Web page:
Editor’s note: The following is the second of a two-part series.
WARSAW — In August 2019, an IFN reader left a comment on a Facebook article about a house fire in Silver Lake. The reader wondered why it was necessary for firefighters from multiple departments to respond to the fire, which was under control fairly quickly.
A Burket volunteer firefighter responded to the comment, explaining that because they are volunteers, it is not known how many people will be available to show up on any given call.
Below is an excerpt from the response:
“Yes, sometimes I’ve been called to a scene by another department only to stand around and wait, but I will do so every time because I’m not there for some statistic, which truly doesn’t matter to us. I am there for my friends, neighbors and my community…
“Additionally, you asked how many were on scene. The answer is — all of them, with time to spare. We treat every call like it was a family member and this was no different.”
The reply references volunteer firefighters — and the desperate need for more of them.
Many fire departments, particularly those in smaller communities, are struggling to secure and retain a full staff.
For some, this may not come as a surprise — you may, in fact, be wondering why anyone would want to be a volunteer firefighter.
The low pay, the interrupted sleep when you’re called out in the middle of the night, the danger involved — it doesn’t sound too appealing. So what inspires a person to become a volunteer firefighter?
Local firefighters we interviewed said they’re definitely not in for the money — or lack thereof.
“We get paid what they call a clothing allowance. Here at Burket, if you go to — let’s say over half the calls, you’d go home at the end of the year with a whopping $250,” Burket Fire Chief Kevin McSherry said. “And that’s supposed to compensate you for fuel and any clothing you might ruin.”
Winona Lake Fire Department Public Information Officer Mike Cox said Indiana state law requires that volunteer firefighters receive an annual clothing allowance of $100 and an annual personal vehicle usage allowance of $100. According to Cox, the town of Winona Lake provides funds over and above those minimums, with WL firefighters receiving compensation based on levels of participation and activity.
“We get paid a small amount at the end of the year to help cover our gas or anything else,” said Scott Shepherd, assistant chief at Atwood Volunteer Fire Department. “A volunteer firefighter is not in it for the money.”
Civic duty, camaraderie and family tradition appear to be the main motivators.
“I always wanted to be a firefighter. My parents raised me and my brothers to help other people and not to expect anything in return because you never know when you or your family may need help,” said Silver Lake Fire Chief John Conley. “This lesson from when I was young carried with me when I got older, so joining a volunteer fire department seemed like the thing to do.”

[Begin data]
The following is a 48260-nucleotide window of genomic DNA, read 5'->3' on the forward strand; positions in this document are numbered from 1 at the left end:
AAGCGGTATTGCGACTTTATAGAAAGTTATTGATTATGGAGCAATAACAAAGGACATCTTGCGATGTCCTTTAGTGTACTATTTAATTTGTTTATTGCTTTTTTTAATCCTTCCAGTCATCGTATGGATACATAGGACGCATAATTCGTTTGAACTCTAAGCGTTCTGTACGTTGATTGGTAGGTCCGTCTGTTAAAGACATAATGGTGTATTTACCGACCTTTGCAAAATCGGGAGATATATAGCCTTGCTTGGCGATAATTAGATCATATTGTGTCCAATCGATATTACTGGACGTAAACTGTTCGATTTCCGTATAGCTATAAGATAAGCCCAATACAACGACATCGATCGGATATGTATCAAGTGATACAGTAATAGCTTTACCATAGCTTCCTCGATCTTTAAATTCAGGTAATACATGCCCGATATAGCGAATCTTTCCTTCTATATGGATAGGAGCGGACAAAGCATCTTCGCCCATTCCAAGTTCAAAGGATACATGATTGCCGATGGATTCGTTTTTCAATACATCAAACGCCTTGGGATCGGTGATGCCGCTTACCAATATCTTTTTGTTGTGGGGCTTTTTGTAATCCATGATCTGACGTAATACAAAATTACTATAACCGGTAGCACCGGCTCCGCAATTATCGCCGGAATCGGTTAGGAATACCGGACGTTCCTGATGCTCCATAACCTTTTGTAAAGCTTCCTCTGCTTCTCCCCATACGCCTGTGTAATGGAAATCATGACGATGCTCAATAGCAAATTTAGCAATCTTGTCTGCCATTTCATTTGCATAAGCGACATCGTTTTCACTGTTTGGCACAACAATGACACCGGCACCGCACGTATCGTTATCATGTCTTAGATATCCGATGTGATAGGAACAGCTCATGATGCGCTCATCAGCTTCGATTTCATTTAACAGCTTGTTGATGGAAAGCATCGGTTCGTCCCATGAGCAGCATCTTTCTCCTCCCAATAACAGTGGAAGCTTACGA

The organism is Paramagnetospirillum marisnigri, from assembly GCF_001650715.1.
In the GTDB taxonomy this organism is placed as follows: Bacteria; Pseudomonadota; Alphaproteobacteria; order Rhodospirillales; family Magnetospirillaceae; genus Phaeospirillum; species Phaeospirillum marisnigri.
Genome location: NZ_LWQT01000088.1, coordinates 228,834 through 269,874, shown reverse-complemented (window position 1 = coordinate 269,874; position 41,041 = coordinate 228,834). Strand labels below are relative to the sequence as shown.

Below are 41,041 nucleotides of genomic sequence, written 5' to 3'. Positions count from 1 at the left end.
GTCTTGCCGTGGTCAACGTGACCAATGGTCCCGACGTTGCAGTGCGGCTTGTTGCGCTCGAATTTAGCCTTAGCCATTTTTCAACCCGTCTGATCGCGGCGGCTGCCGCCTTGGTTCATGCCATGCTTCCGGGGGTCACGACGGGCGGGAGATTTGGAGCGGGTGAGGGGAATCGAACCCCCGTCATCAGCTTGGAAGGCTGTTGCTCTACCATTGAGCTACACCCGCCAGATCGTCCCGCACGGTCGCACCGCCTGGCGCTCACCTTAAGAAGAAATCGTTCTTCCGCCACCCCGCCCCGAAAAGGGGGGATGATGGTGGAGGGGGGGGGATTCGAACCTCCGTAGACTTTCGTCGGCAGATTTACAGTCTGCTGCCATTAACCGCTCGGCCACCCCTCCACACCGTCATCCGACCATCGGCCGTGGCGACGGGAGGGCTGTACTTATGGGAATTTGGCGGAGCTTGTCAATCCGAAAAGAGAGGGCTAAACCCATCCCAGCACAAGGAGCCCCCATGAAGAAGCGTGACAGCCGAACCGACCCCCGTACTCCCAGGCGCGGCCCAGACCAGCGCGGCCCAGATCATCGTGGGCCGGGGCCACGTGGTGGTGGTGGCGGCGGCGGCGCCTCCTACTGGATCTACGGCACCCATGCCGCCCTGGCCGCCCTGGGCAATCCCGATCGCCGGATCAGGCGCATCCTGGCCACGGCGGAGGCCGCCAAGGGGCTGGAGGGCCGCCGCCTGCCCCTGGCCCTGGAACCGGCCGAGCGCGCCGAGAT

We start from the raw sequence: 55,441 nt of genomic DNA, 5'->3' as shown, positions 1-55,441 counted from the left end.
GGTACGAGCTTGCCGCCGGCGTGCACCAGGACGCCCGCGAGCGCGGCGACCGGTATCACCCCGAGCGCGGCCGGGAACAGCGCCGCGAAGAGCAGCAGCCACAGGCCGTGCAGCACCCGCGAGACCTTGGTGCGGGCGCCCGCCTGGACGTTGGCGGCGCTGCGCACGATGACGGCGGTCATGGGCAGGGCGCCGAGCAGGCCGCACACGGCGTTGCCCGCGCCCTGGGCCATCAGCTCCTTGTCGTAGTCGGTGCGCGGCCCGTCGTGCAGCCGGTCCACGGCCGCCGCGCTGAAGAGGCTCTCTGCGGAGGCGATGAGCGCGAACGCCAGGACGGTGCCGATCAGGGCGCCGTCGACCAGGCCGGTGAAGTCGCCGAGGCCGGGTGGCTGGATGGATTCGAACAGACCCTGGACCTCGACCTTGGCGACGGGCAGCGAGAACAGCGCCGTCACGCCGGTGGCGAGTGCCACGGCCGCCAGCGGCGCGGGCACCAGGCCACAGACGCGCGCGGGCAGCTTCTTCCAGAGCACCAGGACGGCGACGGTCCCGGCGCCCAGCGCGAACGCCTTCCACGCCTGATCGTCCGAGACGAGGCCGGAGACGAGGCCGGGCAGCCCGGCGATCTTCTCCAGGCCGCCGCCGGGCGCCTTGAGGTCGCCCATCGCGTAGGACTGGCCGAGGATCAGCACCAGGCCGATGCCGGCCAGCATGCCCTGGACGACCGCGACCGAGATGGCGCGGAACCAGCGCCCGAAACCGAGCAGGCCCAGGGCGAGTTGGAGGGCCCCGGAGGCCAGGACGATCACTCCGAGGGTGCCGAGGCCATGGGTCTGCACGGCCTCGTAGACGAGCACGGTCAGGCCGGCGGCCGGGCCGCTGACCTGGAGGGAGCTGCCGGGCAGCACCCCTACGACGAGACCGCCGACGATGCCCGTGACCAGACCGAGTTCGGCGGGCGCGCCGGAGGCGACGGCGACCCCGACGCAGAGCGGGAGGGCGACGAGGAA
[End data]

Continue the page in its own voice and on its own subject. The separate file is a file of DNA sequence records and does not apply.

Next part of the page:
Other volunteers offered their impressions.
“Not to sound cliche, but it starts with the desire to serve your community. There is a strong, rich tradition of brotherhood in the fire service and I strongly believe that it’s a calling,” said Chris Francis, public information officer for the Kosciusko County Sheriff’s Office, who also serves as the Tippecanoe Township Trustee.
Francis has been involved with the North Webster/Tippecanoe Township Fire Department for over 20 years. Prior to assuming the township trustee position, Francis was the deputy fire chief.
“You try not to worry about the danger aspect of it,” Shepherd said. “Motivation comes from helping your community, young and old — plus driving the big trucks isn’t so bad either.”
Shepherd’s father has been a fireman for over forty years, and his brother and brother-in-law are also firefighters.
“There’s a lot of family involvement,” McSherry said, specifically mentioning the Haines and Warren families and referring to all of them as “great men.”
“We have a phenomenal group of men and women amongst our volunteer ranks and I greatly appreciate everything they give our township,” Francis said. “It requires a tremendous amount of dedication to become a volunteer firefighter.”
“It’s been my experience that people become involved in emergency services because they have a desire to serve, to help their neighbors and to make their unique skills available to their communities,” Cox said. “It’s a wonderful feeling to belong to a group of people willing to give of their time, sometimes their money and their hard work to sacrifice family time to try to lessen the burden and sorrow that often comes from a fire or other tragic event.”
Posts on the Kosciusko County Fire Association Facebook page speak of the brotherhood among firefighters.
“It doesn’t matter if you’re volunteer or career, the brotherhood is strong. We work together and train together and we have each other’s backs regardless of rank, career or volunteer” one post reads.
“It’s true,” McSherry confirmed. “You can ask any of the Kosciusko County fire chiefs and you’ll get the same answer … there is no division — we all bleed the others’ blood. God bless the firefighters.”
To read the first story about volunteer firefighting, click here.